FOR IMMEDIATE RELEASE
October 20, 2000
Lawrence J. Goodrich, Communications Director, (202) 523-3240
The U.S. Commission on International Religious Freedom today wrote to the U.S. Securities and Exchange Commission (SEC) to recommend the SEC investigate "the accuracy and adequacy of material disclosures by the China Petroleum & Chemical Corporation (‘Sinopec') in its registration statement" about its holdings in Sudan. The Commission has found religion is a major factor in the 17-year war being waged by the government of Sudan against Christians and animists in the south. Revenue from oil production is the government's principal source of funds for the war in Sudan, and the Commission found that foreign corporations, including Chinese petroleum companies, are vital investors in the Sudanese oil industry. The text of the letter follows:
October 20, 2000
David B. H. Martin, Esq.
Division of Corporation Finance
U.S. Securities and Exchange Commission
Washington, D.C. 20549
Re: Recommended Investigation Of China Petroleum & Chemical Corporation ("Sinopec")
Dear Mr. Martin:
The United States Commission on International Religious Freedom recommends that the SEC investigate the accuracy and adequacy of material disclosures by the China Petroleum & Chemical Corporation (" Sinopec") in its registration statement, in light of recent media reports about its holdings in Sudan. This recommendation is made pursuant to section 202(b) of the International Religious Freedom Act of 1998, 22 U.S.C. 6432(b).
This Commission is charged with the authority and responsibility to investigate religious persecution abroad and to recommend to the U.S. Congress, the President, and the Secretary of State how United States foreign policy could advance international religious freedom. The Commission has found: that religion is a major factor in the genocidal war-making of the Government of Sudan ("GOS") against its southern residents; and that revenue from its oil production is the principal source of funds for the prosecution of the GOS's civil war. The Commission also found last fall that foreign corporations, including Chinese petroleum companies, are vital investors in the Sudanese oil industry.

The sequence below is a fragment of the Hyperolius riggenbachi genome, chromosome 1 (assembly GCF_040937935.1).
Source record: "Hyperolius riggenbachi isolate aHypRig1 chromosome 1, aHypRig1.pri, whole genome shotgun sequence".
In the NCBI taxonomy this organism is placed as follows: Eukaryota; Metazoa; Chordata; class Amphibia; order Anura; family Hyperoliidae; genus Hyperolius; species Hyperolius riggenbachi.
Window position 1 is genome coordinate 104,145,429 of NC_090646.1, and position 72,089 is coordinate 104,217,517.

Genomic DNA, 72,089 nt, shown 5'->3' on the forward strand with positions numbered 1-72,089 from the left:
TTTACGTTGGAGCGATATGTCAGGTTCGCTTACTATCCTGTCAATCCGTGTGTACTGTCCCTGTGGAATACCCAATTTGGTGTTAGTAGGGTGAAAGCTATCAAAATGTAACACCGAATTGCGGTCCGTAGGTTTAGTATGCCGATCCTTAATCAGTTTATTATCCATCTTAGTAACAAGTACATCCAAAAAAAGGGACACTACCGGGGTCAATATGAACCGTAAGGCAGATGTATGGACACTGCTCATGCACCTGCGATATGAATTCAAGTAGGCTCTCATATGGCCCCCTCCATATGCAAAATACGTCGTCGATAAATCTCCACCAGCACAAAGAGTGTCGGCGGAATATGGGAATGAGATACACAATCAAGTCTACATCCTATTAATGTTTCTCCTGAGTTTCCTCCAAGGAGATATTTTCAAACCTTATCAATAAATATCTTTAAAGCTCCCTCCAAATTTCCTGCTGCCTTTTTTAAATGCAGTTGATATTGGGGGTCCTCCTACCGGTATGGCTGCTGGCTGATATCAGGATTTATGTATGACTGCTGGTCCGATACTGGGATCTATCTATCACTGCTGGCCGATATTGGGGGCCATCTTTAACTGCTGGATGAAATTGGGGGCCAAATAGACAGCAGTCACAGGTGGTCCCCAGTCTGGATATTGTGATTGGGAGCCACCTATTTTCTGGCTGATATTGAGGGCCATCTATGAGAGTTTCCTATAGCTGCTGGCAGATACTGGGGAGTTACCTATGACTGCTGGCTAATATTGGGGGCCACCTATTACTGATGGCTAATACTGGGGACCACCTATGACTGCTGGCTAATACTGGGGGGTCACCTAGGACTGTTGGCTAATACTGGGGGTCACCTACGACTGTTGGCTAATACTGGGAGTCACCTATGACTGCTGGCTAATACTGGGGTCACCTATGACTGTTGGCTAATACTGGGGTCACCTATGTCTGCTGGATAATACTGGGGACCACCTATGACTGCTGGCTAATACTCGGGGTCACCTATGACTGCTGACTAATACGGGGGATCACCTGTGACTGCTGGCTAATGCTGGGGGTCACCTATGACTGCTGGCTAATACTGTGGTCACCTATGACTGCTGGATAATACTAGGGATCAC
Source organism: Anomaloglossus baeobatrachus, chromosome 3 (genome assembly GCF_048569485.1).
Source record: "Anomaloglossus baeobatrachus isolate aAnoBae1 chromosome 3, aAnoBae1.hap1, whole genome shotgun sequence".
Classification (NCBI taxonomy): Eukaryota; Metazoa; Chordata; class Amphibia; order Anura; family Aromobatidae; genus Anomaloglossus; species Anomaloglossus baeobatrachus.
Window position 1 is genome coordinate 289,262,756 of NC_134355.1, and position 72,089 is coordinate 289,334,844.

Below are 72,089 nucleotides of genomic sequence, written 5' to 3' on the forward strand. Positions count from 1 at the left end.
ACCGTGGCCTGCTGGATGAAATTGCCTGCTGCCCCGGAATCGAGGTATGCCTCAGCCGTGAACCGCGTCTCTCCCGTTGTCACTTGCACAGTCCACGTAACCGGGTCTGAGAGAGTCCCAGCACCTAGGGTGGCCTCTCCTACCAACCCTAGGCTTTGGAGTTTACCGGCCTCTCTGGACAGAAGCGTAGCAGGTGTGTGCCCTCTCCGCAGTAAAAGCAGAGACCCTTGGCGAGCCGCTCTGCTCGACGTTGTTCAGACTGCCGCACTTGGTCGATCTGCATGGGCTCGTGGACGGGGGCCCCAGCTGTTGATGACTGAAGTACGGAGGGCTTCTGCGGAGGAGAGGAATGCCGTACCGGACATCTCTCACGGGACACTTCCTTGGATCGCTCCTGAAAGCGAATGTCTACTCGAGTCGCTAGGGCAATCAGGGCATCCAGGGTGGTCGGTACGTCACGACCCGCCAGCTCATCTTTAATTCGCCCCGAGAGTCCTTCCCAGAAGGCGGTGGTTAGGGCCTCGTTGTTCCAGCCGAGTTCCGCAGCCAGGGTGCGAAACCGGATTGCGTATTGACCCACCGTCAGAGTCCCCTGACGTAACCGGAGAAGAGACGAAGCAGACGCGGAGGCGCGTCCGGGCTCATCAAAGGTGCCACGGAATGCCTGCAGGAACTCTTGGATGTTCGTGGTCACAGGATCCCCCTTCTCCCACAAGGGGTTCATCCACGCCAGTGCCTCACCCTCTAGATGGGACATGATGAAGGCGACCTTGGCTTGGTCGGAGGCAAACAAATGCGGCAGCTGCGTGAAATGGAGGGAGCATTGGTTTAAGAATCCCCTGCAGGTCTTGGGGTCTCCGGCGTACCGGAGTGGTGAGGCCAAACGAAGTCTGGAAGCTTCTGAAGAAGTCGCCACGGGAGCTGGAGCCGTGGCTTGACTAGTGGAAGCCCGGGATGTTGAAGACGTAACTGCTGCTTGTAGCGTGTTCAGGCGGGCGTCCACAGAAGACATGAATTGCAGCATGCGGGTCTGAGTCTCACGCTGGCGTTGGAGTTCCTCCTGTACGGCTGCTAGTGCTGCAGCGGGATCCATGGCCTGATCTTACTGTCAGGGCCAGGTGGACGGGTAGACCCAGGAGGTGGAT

On the eve of this month's initial public offering of Sinopec shares, the Wall StreetJournal reported on October 11 that a Sinopec subsidiary (Zhongyuan Petroleum Corporation) had a joint venture in Sudan's oilfields with a unit of China National Petroleum Corporation (CNPC); that last summer Sinopec gave its entire interest in the Sudan venture to CNPC, the chief shareholder of its chief domestic rival, PetroChina, Ltd.; that it has not disclosed the value of any assets from CNPC in return for this transfer; and that there is evidence that Sinopec's subsidiary continues to do business in Sudan's oilfields.
If true, this report would suggest that Sinopec's prospectus has a material omission rendering it misleading: Nowhere does it disclose any assets or operations in Sudan. The prospectus cryptically mentions that on June 3, 2000, its parent, Sinopec Group Company, "transferred to us certain operations, consisting principally of, various overseas investments . . ." Prospectus of China Petroleum & Chemical Corporation, October 12, 2000, p. 175. But in the absence of any other information in the prospectus, a prospective investor is led to believe that these "overseas investments" are not the wells in Sudan's Block 6 oilfield, but rather "16 residential and office units located in various buildings ... situated in Hong Kong, Macau, Republic of Singapore, and the United States of America." Prospectus, Annex B, p. B-10.
American investors who may be considering investing in Sinopec may consider it material to their investment decisions to know whether the registration statement of Sinopec is adequate and accurate in its disclosures about that company's possible ongoing business interests in Sudan.
Therefore, the Commission recommends that the SEC determine whether Sinopec has accurately and adequately disclosed its interests in Sudan. While we understand that the SEC generally does not discuss specific disclosure or enforcement views with respect to a specific registrant, the Commission nevertheless requests, pursuant to section 203(b) of IRFA, 22 U.S.C. 6432a(b), that the SEC provide the Commission with the results of any such investigation.
Thank you for your consideration of our recommendation and your cooperation with our information request.
The U.S. Commission on International Religious Freedom was created by the International Religious Freedom Act of 1998 to monitor the status of freedom of thought, conscience, and religion or belief abroad, as defined in the Universal Declaration of Human Rights and related international instruments, and to give independent policy recommendations to the President, the Secretary of State and the Congress." src="http://www.uscirf.org/images/layout/subbottomtext1.gif" />
Hon. Elliott Abrams,Chair